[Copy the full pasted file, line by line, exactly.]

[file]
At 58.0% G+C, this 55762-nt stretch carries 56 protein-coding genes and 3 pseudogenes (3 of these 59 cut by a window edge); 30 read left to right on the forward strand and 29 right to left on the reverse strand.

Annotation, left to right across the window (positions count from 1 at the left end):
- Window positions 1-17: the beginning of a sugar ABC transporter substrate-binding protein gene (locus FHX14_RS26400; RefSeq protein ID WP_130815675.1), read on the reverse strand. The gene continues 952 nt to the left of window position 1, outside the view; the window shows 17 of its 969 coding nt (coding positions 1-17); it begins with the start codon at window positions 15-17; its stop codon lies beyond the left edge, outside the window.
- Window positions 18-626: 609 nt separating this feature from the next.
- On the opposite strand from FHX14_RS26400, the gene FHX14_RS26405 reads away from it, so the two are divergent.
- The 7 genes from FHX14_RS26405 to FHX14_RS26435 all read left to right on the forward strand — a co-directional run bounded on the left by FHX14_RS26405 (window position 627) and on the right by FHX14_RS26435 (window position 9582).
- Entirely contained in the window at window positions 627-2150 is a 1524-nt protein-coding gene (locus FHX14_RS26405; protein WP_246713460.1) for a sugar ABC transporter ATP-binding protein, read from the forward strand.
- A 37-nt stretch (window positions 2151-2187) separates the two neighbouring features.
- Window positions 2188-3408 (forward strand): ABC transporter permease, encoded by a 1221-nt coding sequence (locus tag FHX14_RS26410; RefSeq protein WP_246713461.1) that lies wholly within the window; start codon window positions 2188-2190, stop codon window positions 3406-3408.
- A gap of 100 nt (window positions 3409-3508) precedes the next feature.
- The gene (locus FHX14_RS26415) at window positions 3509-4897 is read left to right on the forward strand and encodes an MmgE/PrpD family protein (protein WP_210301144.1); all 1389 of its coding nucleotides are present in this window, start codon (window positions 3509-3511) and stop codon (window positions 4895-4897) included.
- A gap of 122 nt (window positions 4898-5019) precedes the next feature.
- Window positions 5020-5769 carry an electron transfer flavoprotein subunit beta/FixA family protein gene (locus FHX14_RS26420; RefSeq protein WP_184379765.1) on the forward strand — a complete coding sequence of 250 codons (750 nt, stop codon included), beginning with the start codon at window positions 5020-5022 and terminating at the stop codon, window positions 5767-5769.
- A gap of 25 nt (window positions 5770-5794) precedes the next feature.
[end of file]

At 58.0% G+C, this 55762-nt stretch carries 56 protein-coding genes and 3 pseudogenes (3 of these 59 cut by a window edge); 30 read left to right on the forward strand and 29 right to left on the reverse strand.

Annotation, left to right across the window (positions count from 1 at the left end):
- Window positions 1-17: the beginning of a sugar ABC transporter substrate-binding protein gene (locus FHX14_RS26400; RefSeq protein ID WP_130815675.1), read on the reverse strand. The gene continues 952 nt to the left of window position 1, outside the view; the window shows 17 of its 969 coding nt (coding positions 1-17); it begins with the start codon at window positions 15-17; its stop codon lies beyond the left edge, outside the window.
- Window positions 18-626: 609 nt separating this feature from the next.
- On the opposite strand from FHX14_RS26400, the gene FHX14_RS26405 reads away from it, so the two are divergent.
- The 7 genes from FHX14_RS26405 to FHX14_RS26435 all read left to right on the forward strand — a co-directional run bounded on the left by FHX14_RS26405 (window position 627) and on the right by FHX14_RS26435 (window position 9582).
- Entirely contained in the window at window positions 627-2150 is a 1524-nt protein-coding gene (locus FHX14_RS26405; protein WP_246713460.1) for a sugar ABC transporter ATP-binding protein, read from the forward strand.
- A 37-nt stretch (window positions 2151-2187) separates the two neighbouring features.
- Window positions 2188-3408 (forward strand): ABC transporter permease, encoded by a 1221-nt coding sequence (locus tag FHX14_RS26410; RefSeq protein WP_246713461.1) that lies wholly within the window; start codon window positions 2188-2190, stop codon window positions 3406-3408.
- A gap of 100 nt (window positions 3409-3508) precedes the next feature.
- The gene (locus FHX14_RS26415) at window positions 3509-4897 is read left to right on the forward strand and encodes an MmgE/PrpD family protein (protein WP_210301144.1); all 1389 of its coding nucleotides are present in this window, start codon (window positions 3509-3511) and stop codon (window positions 4895-4897) included.
- A gap of 122 nt (window positions 4898-5019) precedes the next feature.
- Window positions 5020-5769 carry an electron transfer flavoprotein subunit beta/FixA family protein gene (locus FHX14_RS26420; RefSeq protein WP_184379765.1) on the forward strand — a complete coding sequence of 250 codons (750 nt, stop codon included), beginning with the start codon at window positions 5020-5022 and terminating at the stop codon, window positions 5767-5769.
- A gap of 25 nt (window positions 5770-5794) precedes the next feature.